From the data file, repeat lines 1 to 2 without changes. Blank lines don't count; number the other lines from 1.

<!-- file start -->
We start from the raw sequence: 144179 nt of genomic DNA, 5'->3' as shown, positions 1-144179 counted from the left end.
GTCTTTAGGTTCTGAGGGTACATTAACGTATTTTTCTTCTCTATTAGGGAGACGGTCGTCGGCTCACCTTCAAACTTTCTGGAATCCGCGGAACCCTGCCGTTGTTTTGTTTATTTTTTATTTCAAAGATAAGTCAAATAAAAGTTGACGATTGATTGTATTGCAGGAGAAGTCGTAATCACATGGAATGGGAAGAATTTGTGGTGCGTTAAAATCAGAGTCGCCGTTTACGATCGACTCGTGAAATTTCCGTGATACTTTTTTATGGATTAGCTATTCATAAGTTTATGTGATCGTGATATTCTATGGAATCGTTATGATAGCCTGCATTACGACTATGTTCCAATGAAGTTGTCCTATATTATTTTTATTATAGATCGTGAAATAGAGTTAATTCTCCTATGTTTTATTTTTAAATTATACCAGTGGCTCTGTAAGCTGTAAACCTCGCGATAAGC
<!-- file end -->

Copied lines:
We start from the raw sequence: 144179 nt of genomic DNA, 5'->3' as shown, positions 1-144179 counted from the left end.
GTCTTTAGGTTCTGAGGGTACATTAACGTATTTTTCTTCTCTATTAGGGAGACGGTCGTCGGCTCACCTTCAAACTTTCTGGAATCCGCGGAACCCTGCCGTTGTTTTGTTTATTTTTTATTTCAAAGATAAGTCAAATAAAAGTTGACGATTGATTGTATTGCAGGAGAAGTCGTAATCACATGGAATGGGAAGAATTTGTGGTGCGTTAAAATCAGAGTCGCCGTTTACGATCGACTCGTGAAATTTCCGTGATACTTTTTTATGGATTAGCTATTCATAAGTTTATGTGATCGTGATATTCTATGGAATCGTTATGATAGCCTGCATTACGACTATGTTCCAATGAAGTTGTCCTATATTATTTTTATTATAGATCGTGAAATAGAGTTAATTCTCCTATGTTTTATTTTTAAATTATACCAGTGGCTCTGTAAGCTGTAAACCTCGCGATAAGC